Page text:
"The Future", says A.J.P. Taylor, a British historian, "is a land of which there are no maps; and historians err when they describe even the most purposeful statesman as though he were marching down a broad highroad with his objective already in sight. More flexible historians admit that a statesman has an alternative course before him; yet even they depict him as one choosing his route at crossroad. Certainly the development of history has its own logical laws. But these laws resemble rather those by which floodwater flows into hitherto unseen channels and forces itself finally to an unpredictable sea."
And if the Mission Plan had forced Indian politics through hitherto unseen channels on to an unpredictable sea, Jinnah, like Bismarck in such situations "proved himself master of the storm, a daring pilot in extremities. Like Bismarck again, even in the extremely difficult situation spawned by the British adverse verdict on the Pakistan demand, he never, even for a moment, let the initiative slip through his dexterous fingers.
Part of the wisdom of statecraft, to barrow a phrase from Richard Goodwin, is "to leave as many options open as possible and decide as little as possible... Since almost all-important judgments are speculative, you must avoid risking too much on the conviction that you are right. "The other half of the wisdom of statecraft is to "accept the chronic lubricity and obscurity of events without yielding, in Lincoln's words, firmness in the right as God gives us to see the right. Such acceptance rules out the contingency of keeping too many options open for too long, lest such keeping should paralyse the lobe of decision and end up in losing the game altogether. Thus, within the parameters of this framework, Jinnah's crucial decisions, first to accept the Mission Plan and later, when confronted with impossible congress conditions, to reject it, represent the two-halves of the wisdom of statecraft.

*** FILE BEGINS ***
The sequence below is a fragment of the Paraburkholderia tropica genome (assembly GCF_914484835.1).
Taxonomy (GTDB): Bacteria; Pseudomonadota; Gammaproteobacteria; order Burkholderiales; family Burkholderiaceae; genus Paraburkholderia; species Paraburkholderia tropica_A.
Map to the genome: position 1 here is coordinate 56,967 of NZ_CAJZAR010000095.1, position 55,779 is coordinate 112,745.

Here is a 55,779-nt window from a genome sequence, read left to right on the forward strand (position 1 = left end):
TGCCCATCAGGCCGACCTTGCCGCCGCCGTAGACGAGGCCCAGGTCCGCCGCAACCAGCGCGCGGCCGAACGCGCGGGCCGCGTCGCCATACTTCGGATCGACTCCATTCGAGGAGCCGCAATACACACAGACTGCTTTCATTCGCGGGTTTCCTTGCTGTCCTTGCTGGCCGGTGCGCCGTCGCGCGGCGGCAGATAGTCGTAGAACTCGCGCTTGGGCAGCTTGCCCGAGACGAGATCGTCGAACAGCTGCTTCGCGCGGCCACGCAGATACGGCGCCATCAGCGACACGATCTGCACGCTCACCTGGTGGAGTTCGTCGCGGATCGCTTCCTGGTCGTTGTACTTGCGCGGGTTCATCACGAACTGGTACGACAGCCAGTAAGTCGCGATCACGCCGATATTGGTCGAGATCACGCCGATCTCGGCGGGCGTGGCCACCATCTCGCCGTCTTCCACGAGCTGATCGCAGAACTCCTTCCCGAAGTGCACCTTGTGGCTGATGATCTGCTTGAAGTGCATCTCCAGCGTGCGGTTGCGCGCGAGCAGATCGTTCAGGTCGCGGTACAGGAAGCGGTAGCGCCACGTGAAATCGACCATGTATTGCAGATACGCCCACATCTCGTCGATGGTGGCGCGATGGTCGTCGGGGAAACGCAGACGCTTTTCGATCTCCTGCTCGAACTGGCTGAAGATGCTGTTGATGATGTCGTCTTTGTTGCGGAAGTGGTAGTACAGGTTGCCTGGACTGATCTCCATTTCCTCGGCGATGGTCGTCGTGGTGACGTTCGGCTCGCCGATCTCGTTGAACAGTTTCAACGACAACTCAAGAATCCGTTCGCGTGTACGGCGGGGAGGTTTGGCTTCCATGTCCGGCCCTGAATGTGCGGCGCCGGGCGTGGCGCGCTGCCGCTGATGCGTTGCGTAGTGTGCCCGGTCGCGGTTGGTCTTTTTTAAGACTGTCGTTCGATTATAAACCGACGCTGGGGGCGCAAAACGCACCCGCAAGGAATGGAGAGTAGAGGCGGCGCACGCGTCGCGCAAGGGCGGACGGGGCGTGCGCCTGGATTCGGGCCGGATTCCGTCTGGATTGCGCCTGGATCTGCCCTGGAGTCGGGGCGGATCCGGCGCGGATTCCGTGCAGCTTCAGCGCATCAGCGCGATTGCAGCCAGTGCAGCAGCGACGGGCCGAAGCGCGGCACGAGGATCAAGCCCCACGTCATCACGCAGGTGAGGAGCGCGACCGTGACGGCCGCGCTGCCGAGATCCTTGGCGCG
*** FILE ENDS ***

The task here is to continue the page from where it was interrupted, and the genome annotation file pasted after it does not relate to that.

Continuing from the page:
Jinnah's statecraft as well fulfils a test proffered by Bismarck himself: "Man cannot create the current of events. He can only float with it and steer." And the genius of Jinnah lay in his adroitly and successfully steering the adverse current of events during 1946 to bring the battered Muslim ship, safe and sound ashore within a year.
To sum up, then, Jinnah had a keep appreciation of the truth that politics is the art of the possible, that ends must conjoin and be conducive to means, that the best must be made of what is beyond one's power to change. Not only did he adroitly exploit to the full opportunities provided by his opponents. More importantly, like Mazzini, he also believed in creating opportunities through his own efforts. He had an iron will, and an unwilling faith in himself and his mission. To make these attributes the more impregnable and consequential, he was also resolute, fearless, courageous, calculating, and even somewhat reckless at time.
Yet he was farsighted, and, not withstanding the fierce invectives he had hurled oft and anon in the face of the "hated" congress, he always preferred the path of moderation and conciliation. Cautious for most part, he never took a step he could not retrace. The enabled him to stretch the hand of conciliation and compromise whenever such an opportunity presented itself. And it is a measure of the elasticity of his temper that the could change his political theosophy dewing his mid. Sixties, after over thirty years in public life, that he could accept the Mission Plan after pronouncing the "Pakistan-or- Perish" dictum, that he could call for "burying the hatchet" once the goal was achieved, that he could even preach friendship and collaboration with those to whom he was but lately so vehemently opposed. And, as in the case of Bismarck, his greatest, and perhaps most admirable, quality was to be content with limited success.
All told, it were these qualities that enabled him to surpass "possibly everyone else in India, in practical political intelligence" that earned him probably one of the highest tributes from a statesman whose stature and calibre were themselves universally recognized. In his Memoirs, the Aga Khan remarks:
Of all the statesmen that I have known in my life - Clamenceau, Lloyd George, Churchill, Curzon, Mussolini, Mahatma Gandhi - Jinnah is the most remarkable.
None of these men in my view outshone him in strength of character and in that almost uncanny combination of prescience and resolution, which is statecraft.
(The writer was founder-Director, Quaid-e-Azam Academy (1976-89), and authored "Jinnah: Studies in Interpretation (1981)", the only work to qualify for the president's Award for Best Books on Quaid-e-Azam)